BRIEF DESCRIPTION OF DRAWINGS

FIG. 1 is a 1H-NMR chart of a compound (Exemplary Compound No. 2) of Synthesis Example 1.

FIG. 2 is a 1H-NMR chart of a compound (Exemplary Compound No. 4) of Synthesis Example 2.

FIG. 3 is a 1H-NMR chart of a compound (Exemplary Compound No. 6) of Synthesis Example 3.

EMBODIMENTS FOR CARRYING OUT THE INVENTION

Embodiments for carrying out the present invention will be described in detail. Note that the present invention is not limited to the following embodiments and can be carried out by modifying it in various ways within the range of the gist of the invention.

The charge control agent according to the embodiment contains, as an active substance(s), one or two or more rhodanine compounds represented by the formula (1). First, a rhodanine compound represented by the formula (1) will be described.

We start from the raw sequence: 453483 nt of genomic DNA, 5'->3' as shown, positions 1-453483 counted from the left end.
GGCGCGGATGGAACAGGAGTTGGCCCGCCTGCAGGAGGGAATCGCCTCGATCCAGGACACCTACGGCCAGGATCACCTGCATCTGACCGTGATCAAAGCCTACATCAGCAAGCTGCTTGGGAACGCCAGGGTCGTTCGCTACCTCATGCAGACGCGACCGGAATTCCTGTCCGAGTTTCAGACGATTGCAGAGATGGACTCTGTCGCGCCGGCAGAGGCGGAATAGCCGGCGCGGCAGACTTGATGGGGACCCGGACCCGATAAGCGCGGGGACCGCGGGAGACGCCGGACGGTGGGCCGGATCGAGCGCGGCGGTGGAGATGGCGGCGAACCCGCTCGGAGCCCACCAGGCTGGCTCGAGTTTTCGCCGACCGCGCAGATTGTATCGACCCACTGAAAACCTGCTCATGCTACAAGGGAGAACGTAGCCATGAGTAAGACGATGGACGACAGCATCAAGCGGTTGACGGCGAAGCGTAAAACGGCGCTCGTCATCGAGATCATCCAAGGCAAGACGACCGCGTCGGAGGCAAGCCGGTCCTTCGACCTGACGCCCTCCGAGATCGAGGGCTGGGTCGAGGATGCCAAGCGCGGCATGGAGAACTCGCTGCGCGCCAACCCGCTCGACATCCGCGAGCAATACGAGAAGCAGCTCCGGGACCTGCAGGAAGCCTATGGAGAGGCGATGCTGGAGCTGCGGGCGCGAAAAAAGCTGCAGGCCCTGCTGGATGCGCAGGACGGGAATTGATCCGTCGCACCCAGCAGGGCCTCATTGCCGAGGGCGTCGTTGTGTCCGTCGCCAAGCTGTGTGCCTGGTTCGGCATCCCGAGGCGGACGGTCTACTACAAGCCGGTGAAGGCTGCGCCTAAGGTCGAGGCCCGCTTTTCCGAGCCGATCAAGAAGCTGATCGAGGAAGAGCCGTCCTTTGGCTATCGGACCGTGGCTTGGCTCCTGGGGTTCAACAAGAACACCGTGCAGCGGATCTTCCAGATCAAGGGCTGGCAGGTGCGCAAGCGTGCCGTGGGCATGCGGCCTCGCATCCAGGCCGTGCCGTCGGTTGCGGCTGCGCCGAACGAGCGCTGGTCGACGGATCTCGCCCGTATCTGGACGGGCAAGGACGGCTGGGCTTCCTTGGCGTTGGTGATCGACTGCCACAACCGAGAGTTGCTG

In the “linear or branched alkyl group having 1 to 8 carbon atoms which may have a substituent” or “cycloalkyl group having 5 to 10 carbon atoms which may have a substituent” represented by R1 in formula (1), specific examples of the “linear or branched alkyl group having 1 to 8 carbon atoms” or “cycloalkyl group having 5 to 10 carbon atoms” include a methyl group, an ethyl group, an n-propyl group, an isopropyl group, an n-butyl group, an isobutyl group, a tert-butyl group, an n-pentyl group, an isopentyl group, a neopentyl group, an n-hexyl group, an n-heptyl group, an isoheptyl group, an n-octyl group, an isooctyl group, a cyclopentyl group, a cyclohexyl group, a 1-adamantyl group and a 2-adamantyl group.